FIG. 1 is a perspective view of a cantilevered structural element utilizing laminated composite materials of various piezoelectrically active and electrically conductive layers constructed in accordance with the present invention, and FIGS. 2 through 5 illustrate controlled deflections of the laminated composite shown in FIG. 1.

BEST MODE FOR CARRYING OUT THE INVENTION

Piezoelectric material can be manufactured by solidifying piezoelectrically polar substances in the presence of an applied electric field to align the polar structure. This ability to manufacture piezoelectric materials, such as lithium niobate, facilitates the fabrication of structures using piezoelectric composite materials made in accordance with the present invention.

Various piezoelectrically active and electrically conductive composite layers are assembled in specific orientations as a laminated structural member. More particularly, a structural element 10, such as a beam, is constructed in this manner, and is cantilevered at one end from a wall 12 as shown in FIG. 1. The beam comprises a layer 14 of a piezoelectrically active material laminated to another layer 16 of a similar material.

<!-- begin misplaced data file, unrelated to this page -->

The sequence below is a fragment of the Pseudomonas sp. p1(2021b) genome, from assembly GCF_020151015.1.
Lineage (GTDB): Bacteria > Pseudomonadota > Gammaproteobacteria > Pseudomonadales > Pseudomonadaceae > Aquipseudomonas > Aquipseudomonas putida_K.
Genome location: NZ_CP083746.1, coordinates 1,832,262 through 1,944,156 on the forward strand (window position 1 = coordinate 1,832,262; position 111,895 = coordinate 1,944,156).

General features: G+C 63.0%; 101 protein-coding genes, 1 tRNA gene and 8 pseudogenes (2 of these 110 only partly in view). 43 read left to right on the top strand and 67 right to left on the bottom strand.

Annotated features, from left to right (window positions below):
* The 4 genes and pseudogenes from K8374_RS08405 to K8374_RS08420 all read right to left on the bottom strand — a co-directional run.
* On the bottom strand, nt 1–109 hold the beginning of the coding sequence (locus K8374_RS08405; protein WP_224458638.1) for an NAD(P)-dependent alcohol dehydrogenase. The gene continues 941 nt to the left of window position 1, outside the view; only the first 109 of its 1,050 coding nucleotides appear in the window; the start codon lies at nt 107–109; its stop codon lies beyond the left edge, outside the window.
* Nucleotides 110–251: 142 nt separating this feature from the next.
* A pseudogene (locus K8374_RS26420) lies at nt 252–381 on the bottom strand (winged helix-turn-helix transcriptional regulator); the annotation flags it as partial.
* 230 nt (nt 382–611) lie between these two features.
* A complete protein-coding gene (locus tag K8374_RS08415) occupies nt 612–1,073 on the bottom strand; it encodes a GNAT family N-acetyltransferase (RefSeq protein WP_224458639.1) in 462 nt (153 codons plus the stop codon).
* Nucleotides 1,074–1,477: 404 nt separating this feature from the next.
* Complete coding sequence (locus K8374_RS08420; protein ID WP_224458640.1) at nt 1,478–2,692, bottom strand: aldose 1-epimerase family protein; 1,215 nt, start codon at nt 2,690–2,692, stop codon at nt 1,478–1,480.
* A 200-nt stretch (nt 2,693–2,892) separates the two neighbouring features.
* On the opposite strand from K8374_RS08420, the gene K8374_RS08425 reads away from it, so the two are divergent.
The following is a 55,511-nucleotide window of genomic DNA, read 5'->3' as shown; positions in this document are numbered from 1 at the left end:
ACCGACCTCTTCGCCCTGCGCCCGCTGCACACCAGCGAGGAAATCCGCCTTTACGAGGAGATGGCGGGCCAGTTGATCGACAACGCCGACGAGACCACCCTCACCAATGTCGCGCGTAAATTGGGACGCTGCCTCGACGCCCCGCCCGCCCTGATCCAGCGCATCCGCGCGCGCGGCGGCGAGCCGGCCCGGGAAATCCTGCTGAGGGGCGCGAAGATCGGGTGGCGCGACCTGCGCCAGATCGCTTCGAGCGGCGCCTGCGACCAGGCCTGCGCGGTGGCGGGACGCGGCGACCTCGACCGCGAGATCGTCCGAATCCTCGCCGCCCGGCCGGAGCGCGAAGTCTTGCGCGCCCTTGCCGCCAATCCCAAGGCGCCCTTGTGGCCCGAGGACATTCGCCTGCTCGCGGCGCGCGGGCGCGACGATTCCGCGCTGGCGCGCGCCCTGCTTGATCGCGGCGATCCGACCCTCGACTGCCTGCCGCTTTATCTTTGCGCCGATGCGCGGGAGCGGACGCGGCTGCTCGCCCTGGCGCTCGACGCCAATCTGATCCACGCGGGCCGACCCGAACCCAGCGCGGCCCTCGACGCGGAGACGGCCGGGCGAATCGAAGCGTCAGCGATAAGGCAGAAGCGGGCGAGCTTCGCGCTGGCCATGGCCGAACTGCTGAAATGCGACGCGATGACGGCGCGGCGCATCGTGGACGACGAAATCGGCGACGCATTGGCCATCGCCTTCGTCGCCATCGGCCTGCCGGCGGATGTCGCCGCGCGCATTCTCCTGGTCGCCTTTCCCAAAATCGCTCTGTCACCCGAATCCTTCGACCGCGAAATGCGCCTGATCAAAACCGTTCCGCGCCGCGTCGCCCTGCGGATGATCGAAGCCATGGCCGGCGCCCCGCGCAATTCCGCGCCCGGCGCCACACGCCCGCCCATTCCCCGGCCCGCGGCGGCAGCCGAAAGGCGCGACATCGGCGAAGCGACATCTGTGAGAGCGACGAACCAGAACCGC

A plurality of conductive filaments 18 are imbedded in the layer 14. The filaments 18 are substantially parallel and extend along the width of the beam in the oriented piezoelectric matrix material of the layer 14. A plurality of conductive filaments 20 are similarly imbedded in the layer 16.

The orientation and form of the structural element 10 is governed by the selective control of charge placement in the electrically conductive filaments 18 and 20 from a power source 22. Without any charge applied to the filaments 18 and 20, the beam is substantially flat as shown in FIG. 1.

Various distortional modes of the beam may be induced by selective placement of various levels of charge in the filaments 18 and 20, as shown in FIGS. 2 to 5 inclusive. The charge within each of the filaments 18 and 20 is indicated by positive, +, or negative, -, voltage levels and is controlled separately by the source 22. It will be appreciated that the applied charges also may be changed in real time by the source 22 to generate various kinds of dynamic responses.

Referring now to FIG. 2, a positive charge, +, is placed on all the filaments 18 in the layer 14 while a negative charge, -, is placed on all of the filaments 20 in the layer 16. This causes the beam to deflect in a direction toward the filaments 20.